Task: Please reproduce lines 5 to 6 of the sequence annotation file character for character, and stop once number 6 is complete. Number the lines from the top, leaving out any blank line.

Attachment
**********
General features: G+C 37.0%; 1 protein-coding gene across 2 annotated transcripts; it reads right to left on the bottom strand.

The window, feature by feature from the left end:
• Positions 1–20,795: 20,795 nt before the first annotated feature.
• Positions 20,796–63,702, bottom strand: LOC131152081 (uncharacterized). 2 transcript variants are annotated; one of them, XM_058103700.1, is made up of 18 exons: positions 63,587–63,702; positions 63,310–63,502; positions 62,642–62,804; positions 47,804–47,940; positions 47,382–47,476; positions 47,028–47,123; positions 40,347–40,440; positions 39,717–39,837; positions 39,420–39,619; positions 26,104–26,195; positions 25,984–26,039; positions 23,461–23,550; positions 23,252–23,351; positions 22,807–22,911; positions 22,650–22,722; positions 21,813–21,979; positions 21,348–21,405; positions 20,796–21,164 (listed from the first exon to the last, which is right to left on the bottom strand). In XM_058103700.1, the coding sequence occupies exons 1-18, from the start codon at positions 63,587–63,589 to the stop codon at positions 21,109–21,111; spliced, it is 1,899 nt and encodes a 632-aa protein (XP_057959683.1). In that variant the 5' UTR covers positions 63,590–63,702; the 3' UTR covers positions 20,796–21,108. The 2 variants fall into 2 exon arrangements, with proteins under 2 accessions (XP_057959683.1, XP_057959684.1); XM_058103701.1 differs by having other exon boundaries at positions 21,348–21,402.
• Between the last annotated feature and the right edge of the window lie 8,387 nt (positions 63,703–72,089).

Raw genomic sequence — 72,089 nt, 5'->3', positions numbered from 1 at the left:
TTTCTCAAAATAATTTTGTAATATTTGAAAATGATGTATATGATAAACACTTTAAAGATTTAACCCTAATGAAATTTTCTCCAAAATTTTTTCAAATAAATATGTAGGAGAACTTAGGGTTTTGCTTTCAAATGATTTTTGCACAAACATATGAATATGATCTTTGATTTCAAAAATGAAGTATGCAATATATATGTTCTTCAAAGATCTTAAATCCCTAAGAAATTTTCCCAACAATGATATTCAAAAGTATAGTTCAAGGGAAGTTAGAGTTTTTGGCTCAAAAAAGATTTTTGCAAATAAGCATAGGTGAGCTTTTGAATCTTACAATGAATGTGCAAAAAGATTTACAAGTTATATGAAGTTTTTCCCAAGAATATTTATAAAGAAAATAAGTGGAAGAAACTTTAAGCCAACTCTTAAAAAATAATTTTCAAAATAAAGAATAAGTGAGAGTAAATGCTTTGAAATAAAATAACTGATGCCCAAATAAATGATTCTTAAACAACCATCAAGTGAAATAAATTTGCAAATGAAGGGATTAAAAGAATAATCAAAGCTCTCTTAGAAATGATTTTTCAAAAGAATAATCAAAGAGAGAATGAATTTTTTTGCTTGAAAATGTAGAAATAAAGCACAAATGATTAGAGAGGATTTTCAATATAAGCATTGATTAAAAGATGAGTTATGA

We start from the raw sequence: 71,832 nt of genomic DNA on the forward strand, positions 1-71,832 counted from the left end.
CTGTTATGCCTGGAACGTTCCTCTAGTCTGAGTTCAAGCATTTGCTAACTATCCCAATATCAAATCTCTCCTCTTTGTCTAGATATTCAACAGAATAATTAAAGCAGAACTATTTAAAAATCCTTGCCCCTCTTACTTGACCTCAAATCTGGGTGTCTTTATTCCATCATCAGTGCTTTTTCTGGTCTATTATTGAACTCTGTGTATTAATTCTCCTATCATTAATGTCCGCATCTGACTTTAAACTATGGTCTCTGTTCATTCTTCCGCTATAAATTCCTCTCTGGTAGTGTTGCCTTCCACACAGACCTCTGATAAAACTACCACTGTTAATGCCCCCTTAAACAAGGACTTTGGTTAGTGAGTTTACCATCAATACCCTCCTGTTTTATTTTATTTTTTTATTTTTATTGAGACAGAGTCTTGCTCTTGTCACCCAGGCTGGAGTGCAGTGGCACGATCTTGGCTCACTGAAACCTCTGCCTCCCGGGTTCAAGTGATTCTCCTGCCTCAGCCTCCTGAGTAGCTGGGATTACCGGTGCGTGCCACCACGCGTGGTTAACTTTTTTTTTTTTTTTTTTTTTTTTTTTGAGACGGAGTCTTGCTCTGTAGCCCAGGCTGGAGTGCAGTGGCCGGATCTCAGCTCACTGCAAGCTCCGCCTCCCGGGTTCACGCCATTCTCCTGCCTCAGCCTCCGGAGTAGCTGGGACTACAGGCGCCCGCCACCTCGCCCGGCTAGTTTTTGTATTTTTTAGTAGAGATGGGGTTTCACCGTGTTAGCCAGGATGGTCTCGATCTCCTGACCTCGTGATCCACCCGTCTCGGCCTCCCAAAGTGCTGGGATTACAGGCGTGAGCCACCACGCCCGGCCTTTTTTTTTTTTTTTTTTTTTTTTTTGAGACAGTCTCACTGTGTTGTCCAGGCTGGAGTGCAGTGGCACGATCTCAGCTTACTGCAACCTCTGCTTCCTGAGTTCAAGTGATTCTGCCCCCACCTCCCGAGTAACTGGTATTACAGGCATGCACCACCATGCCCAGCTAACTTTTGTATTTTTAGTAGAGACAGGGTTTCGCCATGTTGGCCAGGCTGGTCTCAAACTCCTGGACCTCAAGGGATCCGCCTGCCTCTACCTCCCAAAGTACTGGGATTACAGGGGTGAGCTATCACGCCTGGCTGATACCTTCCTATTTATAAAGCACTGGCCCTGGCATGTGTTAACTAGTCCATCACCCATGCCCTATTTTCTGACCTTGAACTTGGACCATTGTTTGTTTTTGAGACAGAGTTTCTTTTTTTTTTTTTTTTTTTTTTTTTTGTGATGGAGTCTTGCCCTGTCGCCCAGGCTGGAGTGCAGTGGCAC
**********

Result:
• Between the last annotated feature and the right edge of the window lie 8,387 nt (positions 63,703–72,089).

Raw genomic sequence — 72,089 nt, 5'->3', positions numbered from 1 at the left: